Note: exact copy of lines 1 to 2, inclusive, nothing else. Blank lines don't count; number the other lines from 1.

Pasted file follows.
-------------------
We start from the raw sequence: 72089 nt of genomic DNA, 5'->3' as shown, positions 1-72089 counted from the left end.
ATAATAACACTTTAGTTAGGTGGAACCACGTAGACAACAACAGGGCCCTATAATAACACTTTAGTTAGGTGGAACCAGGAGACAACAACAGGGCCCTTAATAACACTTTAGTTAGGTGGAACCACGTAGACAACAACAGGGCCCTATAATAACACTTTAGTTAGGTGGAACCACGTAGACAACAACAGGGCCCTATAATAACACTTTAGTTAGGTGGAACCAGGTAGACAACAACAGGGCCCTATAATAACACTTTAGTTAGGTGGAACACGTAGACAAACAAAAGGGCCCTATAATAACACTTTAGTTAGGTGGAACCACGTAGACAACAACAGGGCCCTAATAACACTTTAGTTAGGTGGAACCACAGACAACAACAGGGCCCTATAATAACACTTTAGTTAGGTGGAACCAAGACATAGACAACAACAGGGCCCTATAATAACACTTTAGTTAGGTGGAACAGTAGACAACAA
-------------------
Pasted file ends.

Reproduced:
We start from the raw sequence: 72089 nt of genomic DNA, 5'->3' as shown, positions 1-72089 counted from the left end.
ATAATAACACTTTAGTTAGGTGGAACCACGTAGACAACAACAGGGCCCTATAATAACACTTTAGTTAGGTGGAACCAGGAGACAACAACAGGGCCCTTAATAACACTTTAGTTAGGTGGAACCACGTAGACAACAACAGGGCCCTATAATAACACTTTAGTTAGGTGGAACCACGTAGACAACAACAGGGCCCTATAATAACACTTTAGTTAGGTGGAACCAGGTAGACAACAACAGGGCCCTATAATAACACTTTAGTTAGGTGGAACACGTAGACAAACAAAAGGGCCCTATAATAACACTTTAGTTAGGTGGAACCACGTAGACAACAACAGGGCCCTAATAACACTTTAGTTAGGTGGAACCACAGACAACAACAGGGCCCTATAATAACACTTTAGTTAGGTGGAACCAAGACATAGACAACAACAGGGCCCTATAATAACACTTTAGTTAGGTGGAACAGTAGACAACAA